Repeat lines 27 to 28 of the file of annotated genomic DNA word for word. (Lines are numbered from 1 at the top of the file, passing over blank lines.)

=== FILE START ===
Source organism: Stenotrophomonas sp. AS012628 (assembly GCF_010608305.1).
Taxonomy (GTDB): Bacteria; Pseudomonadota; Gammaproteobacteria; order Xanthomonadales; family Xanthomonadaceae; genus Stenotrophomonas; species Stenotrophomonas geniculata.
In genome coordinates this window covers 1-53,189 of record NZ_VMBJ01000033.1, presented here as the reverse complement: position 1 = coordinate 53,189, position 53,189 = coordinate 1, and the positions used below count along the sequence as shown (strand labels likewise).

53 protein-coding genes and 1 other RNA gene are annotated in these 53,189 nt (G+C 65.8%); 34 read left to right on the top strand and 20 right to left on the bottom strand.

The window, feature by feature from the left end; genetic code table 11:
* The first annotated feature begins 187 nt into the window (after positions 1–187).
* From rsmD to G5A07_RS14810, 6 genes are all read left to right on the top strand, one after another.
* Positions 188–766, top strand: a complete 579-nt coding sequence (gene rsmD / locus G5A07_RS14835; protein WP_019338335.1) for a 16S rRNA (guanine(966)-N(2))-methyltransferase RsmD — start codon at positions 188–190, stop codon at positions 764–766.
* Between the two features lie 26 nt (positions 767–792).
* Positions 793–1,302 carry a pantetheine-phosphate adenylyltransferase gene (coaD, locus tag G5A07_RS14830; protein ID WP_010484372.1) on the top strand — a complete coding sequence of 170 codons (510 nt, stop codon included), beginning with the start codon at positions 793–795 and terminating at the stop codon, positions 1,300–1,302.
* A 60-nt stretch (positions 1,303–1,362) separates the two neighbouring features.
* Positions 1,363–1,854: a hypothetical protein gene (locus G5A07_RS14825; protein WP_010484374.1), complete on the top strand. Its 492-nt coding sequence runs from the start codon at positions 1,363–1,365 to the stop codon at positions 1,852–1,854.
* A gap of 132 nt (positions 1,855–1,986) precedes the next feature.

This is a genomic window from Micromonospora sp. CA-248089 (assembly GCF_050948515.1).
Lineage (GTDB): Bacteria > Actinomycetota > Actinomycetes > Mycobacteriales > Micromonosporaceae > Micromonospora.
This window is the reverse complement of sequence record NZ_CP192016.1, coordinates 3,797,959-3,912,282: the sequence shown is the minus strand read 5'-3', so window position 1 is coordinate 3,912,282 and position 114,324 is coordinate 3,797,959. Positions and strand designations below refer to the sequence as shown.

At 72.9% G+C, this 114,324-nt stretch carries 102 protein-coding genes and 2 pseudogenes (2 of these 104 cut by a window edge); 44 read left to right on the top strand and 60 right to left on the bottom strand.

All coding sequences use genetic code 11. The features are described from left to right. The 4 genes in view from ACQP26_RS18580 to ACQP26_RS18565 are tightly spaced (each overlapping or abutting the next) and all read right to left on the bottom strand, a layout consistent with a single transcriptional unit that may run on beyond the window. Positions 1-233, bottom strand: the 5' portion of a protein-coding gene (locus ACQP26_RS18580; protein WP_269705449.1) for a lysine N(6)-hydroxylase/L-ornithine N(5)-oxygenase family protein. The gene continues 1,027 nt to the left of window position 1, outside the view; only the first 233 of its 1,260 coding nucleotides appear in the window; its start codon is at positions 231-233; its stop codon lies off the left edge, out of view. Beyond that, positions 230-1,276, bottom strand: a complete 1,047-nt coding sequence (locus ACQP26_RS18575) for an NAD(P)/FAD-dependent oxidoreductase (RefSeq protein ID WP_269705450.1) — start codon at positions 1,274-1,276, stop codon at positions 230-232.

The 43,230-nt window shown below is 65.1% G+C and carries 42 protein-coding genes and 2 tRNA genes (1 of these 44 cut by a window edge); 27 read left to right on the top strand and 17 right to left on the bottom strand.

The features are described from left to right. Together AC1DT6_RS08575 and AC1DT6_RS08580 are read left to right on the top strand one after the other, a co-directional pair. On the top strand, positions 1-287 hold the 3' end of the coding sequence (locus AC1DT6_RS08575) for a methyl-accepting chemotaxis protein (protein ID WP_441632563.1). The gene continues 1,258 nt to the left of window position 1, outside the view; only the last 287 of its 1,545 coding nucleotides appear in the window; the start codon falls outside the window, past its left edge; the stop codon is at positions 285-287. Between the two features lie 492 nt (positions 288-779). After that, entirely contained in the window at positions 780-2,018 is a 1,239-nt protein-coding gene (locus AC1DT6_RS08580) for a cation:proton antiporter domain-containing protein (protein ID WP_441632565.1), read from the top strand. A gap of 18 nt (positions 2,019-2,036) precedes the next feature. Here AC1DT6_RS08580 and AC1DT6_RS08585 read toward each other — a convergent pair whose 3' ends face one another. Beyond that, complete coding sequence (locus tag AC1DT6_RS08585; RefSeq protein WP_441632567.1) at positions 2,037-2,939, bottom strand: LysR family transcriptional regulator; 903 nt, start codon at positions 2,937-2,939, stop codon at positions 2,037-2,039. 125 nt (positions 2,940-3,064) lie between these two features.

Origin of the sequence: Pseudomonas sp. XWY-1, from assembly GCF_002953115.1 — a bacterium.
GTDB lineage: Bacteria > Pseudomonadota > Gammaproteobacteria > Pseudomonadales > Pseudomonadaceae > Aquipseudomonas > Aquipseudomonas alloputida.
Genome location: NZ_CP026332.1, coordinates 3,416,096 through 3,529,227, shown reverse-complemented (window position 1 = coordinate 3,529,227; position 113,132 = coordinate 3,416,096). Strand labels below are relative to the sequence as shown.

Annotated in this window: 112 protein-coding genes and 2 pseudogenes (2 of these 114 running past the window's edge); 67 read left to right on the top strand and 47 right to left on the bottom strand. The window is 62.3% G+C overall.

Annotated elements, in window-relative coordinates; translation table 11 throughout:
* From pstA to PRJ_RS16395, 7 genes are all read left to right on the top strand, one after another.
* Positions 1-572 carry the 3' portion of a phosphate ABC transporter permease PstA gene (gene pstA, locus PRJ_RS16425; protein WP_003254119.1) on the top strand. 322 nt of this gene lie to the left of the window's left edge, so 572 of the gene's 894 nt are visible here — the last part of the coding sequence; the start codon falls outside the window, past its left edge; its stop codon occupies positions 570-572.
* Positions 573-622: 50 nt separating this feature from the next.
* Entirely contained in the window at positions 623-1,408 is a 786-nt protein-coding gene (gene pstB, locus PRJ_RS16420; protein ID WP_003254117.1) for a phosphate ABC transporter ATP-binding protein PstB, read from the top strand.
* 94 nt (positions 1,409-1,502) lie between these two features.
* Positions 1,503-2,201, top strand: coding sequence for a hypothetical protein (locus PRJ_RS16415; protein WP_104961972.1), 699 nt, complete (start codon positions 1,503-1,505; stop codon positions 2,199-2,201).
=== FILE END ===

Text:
* Positions 1-572 carry the 3' portion of a phosphate ABC transporter permease PstA gene (gene pstA, locus PRJ_RS16425; protein WP_003254119.1) on the top strand. 322 nt of this gene lie to the left of the window's left edge, so 572 of the gene's 894 nt are visible here — the last part of the coding sequence; the start codon falls outside the window, past its left edge; its stop codon occupies positions 570-572.
* Positions 573-622: 50 nt separating this feature from the next.